This is an approach to restructuring the governance and practices of individual schools, initiated by psychologist James Comer in the mid-1970s. This approach hinges on Comer’s theory of how children develop and learn, and the reasons that disadvantaged, minority children do not learn in schools.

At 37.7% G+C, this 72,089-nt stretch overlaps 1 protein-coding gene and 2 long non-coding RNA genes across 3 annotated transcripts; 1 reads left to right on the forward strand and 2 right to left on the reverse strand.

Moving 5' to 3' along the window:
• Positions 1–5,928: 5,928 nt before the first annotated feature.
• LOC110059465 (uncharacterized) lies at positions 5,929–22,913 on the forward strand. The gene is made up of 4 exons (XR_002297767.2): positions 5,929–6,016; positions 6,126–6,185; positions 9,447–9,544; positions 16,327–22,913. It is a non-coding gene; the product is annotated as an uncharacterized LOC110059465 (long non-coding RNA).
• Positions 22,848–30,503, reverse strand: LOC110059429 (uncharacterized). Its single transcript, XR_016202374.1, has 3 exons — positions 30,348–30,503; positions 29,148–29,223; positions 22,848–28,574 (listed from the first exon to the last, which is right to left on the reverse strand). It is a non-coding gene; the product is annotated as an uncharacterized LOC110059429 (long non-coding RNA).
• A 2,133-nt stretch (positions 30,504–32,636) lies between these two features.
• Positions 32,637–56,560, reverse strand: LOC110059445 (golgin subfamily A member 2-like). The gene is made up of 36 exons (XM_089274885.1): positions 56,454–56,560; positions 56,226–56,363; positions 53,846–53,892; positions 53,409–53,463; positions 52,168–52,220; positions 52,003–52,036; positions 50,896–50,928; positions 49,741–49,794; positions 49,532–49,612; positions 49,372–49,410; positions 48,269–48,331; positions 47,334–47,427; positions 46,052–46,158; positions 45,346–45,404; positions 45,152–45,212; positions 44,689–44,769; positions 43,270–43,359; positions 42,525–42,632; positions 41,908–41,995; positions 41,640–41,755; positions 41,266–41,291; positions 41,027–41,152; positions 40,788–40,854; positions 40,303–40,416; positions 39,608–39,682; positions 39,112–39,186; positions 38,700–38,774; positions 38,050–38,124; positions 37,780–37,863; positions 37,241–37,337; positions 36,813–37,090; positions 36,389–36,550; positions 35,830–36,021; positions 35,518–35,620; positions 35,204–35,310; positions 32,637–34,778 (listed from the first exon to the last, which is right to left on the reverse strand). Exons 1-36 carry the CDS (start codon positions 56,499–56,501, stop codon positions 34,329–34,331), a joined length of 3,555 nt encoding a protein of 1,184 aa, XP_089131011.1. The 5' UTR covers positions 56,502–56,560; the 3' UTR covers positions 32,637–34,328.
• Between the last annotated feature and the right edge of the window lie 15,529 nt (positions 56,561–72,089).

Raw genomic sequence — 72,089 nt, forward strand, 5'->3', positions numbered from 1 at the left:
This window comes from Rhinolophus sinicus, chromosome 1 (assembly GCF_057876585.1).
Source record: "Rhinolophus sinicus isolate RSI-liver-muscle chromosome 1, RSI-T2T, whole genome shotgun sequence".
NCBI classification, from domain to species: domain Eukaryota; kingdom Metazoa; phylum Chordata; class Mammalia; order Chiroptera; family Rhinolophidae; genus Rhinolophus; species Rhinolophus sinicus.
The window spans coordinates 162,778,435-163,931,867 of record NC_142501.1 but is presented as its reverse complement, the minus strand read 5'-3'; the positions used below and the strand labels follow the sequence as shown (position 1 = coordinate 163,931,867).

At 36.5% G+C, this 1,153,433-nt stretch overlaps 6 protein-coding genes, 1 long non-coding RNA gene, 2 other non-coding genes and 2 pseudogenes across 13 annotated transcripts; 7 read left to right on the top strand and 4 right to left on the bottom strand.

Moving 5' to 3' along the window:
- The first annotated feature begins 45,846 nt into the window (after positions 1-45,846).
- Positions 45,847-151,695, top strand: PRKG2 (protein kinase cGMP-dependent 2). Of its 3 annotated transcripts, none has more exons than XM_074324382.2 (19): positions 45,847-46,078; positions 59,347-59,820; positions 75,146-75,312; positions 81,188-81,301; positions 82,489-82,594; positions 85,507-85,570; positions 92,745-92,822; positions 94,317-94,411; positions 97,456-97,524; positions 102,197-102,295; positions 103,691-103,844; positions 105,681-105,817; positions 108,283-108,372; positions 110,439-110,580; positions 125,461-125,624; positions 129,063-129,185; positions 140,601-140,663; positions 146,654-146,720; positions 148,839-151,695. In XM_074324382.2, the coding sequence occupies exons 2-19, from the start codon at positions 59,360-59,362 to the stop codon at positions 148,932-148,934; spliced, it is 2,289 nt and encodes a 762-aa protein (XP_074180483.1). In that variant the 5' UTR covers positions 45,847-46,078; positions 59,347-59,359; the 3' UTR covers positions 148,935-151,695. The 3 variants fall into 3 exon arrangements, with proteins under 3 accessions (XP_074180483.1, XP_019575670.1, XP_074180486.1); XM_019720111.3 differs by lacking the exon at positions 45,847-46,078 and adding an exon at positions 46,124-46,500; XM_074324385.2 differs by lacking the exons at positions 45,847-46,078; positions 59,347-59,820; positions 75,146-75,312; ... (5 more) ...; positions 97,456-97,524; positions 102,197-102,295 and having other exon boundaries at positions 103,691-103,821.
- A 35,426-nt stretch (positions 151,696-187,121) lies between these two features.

Comer believes that children follow a developmental continuum. They are born, totally dependent, into a family that is part of a social network with beliefs, attitudes, activities, and lifestyles. Parents become mediators who tell children what is important. Children gradually learn to manage their feelings and impulses, in essence, to control themselves. Development occurs in speech and language, cognition, intellectual and academic understanding, and moral, psychological, and social dimensions. To learn, children must imitate and identify with authority figures, in other words, internalize attitudes and values by relating emotionally to others.Read More →